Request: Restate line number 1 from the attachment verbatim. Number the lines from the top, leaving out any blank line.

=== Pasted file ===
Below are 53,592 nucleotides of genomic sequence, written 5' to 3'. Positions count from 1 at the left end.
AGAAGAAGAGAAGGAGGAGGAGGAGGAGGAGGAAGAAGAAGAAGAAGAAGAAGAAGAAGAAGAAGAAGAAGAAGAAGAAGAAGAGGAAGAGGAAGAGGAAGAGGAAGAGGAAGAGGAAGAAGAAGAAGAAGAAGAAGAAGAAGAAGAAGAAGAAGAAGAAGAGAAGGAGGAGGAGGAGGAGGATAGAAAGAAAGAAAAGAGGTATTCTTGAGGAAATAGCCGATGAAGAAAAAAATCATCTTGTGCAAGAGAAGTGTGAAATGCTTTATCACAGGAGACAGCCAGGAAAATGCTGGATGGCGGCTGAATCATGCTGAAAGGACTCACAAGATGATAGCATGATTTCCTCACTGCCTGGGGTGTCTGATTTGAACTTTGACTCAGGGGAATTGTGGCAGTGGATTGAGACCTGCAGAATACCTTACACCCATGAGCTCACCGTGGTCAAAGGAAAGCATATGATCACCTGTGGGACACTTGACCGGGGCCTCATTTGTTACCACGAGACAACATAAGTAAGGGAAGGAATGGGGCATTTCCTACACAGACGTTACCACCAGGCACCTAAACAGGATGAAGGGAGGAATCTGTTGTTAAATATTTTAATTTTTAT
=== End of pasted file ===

Below are 53,592 nucleotides of genomic sequence, written 5' to 3'. Positions count from 1 at the left end.